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Keys legend 'Captain Tony' Dies


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Ahh, this bums me out but he lived a long, long life. It says in the article he loved women and was hitting on women up until his final days. I have a pic somewhere... he was checking me out and not subtle about it! This guy loved boobs! LOL

Keys legend 'Captain Tony'


Captain Tony's adventurous and colorful life was about the stories.

Key West legend Anthony Tarracino created them as a passionate gambler, shrimper, charter boat captain, gunrunner, mayor, romantic and father of 13 children, now age 22 to 72.

He told his stories with great zeal, especially to the ladies, at his bar, Captain Tony's Saloon, where bras hang from the ceiling and Jimmy Buffett used to sing for a few bucks and Budweisers.

On Saturday, the stories flowed from Tarracino's wife of 38 years, Marty, and eight of his children who gathered at his bedside at the Lower Keys Medical Center during the hours before his death at 2:15 p.m.

Captain Tony was 92.

''We laughed and we cried,'' Marty Tarracino said Sunday. ``I know for a fact he heard us. It was great closure for him, and for us, too.''

Tarracino spent his last week in the hospital for continuing heart and lung problems, missing several events planned in Key West for the unveiling of a book called Life Lessons of a Legend. Brad Menard, a school superintendent from Iowa, wrote it after he met Captain Tony and became enchanted with him.

But for most of his nine-plus decades, Captain Tony didn't miss out on much.

''He had not one regret,'' said Marty Tarracino, who met him at his bar. ``He really lived his life. It was a great ride.''

Tarracino was born in the tough town of Elizabeth, N.J., where his father was a bootlegger. He became a gambler and got involved with a mob, whose shady dealings led to at least one near-death beating.

''He was little in stature, only about five-four, but he was wiry and tough from when he fought his way up from the ghettos of New Jersey,'' said Wendy Tucker, a former Miami Herald reporter who is ghostwriting his autobiography, tentatively titled The Breaks.

In 1948, with $18 in his pocket, Tarracino moved to Key West, where he did his part to put the island city on the world map.

''Every journalist or writer who came to Key West wanted to talk to Captain Tony because he was such a colorful character,'' Tucker said. ``He was even in papers from Japan.''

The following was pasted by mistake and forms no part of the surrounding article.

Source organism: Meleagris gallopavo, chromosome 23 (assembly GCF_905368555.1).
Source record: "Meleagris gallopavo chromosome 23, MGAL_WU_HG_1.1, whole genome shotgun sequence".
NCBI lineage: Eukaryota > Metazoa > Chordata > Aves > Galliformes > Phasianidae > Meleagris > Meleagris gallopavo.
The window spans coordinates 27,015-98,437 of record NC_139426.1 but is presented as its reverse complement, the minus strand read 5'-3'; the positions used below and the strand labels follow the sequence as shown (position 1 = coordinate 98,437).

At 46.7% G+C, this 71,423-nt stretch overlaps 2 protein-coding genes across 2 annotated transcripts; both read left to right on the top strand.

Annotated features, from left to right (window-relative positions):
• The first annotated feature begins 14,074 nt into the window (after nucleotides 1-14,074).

Marty Tarracino said a highlight of his life came in 1989, when he was elected mayor of Key West.

''He says the hookers put him over the top, but I'm not going there,'' Tucker said with a laugh. ``I think people voted for him because of his love of Key West and wanting to try to keep Key West the way it had been. He fought to save the sunset [festival] and tried to keep development from encroaching.''


Captain Tony, who had four wives over the decades, loved the company of women. He was quick with a compliment and with an invitation to Las Vegas. He was playfully hitting on women, even during the last years of his life while breathing from oxygen tanks. He fathered the last of his 13 children at age 70.

''I always asked my mother why he waited until 70 to name a kid after him,'' said Tony Tarracino Jr., nicknamed TJ. ``TJ stands for Tony Jr. I guess he knew No. 13 was coming, and waited for the last one.''

That reminded TJ of a story his father told women in his older years about being born the same year as the Model T Ford.

'He'd say, `You know, ladies, I'm like the Model T. My tires are worn out, my headlights don't work, my horn doesn't work, But ladies, my clutch is still working,' '' TJ recalled.

TJ said that instead of playing catch, their father-son bonding time involved Sunday trips to Key Largo to gamble on a cruise boat.

''We'd bring enough [oxygen] tanks for him to make the round trip and stop for pizza on the way back,'' TJ said.

Even in his 90s, Captain Tony loved to go to his former saloon to tell stories -- and to ''sign body parts'' for adoring female fans.

''He needed to see the public and the public needed to see him,'' Marty Tarracino said. ``I think making people happy was his greatest goal.''


His tales included running guns for Cuban mercenaries during the Bay of Pigs invasion. His role was captured in a 1991 B movie called Cuba Crossing that starred Stuart Whitman as Captain Tony.

TJ said his father's best quality was his compassion, whether it was helping out a struggling singer like Buffett or simply making everyone feel important.

Buffett's 1985 song Last Mango in Paris tells the story of Captain Tony's larger-than-life exploits.

The chorus: ``He said I ate the last mango in Paris/Took the last plane out of Saigon/Took the first fast boat to China/And Jimmy, there's still so much to be done.''

The song goes on: ``Our lives change like the weather/But a legend never dies.''

''My dad said in his last couple of days that life is nothing but memories,'' TJ said. ``I'm sure he's up there playing blackjack, doubling down on a jack and king and getting an ace -- calling it the breaks. He'll live on through the stories.''

A public viewing is scheduled from 4 to 8 p.m. Friday at the Dean Lopez Funeral Home on Simonton Street in Key West.

On Saturday, an 11 a.m. funeral Mass at St. Mary Star of the Sea church will be followed by a 1 p.m. reception for family members and his many friends at Captain Tony's Saloon.



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It was so funny, the guy is talking to your boobs not you and he's like "ooh ladies come here!" and he had quite a grip around our wastes... was with my mom and we were cracking up so bad.

Dirty man! But he was great. :1cry:


i see he is close to copping level

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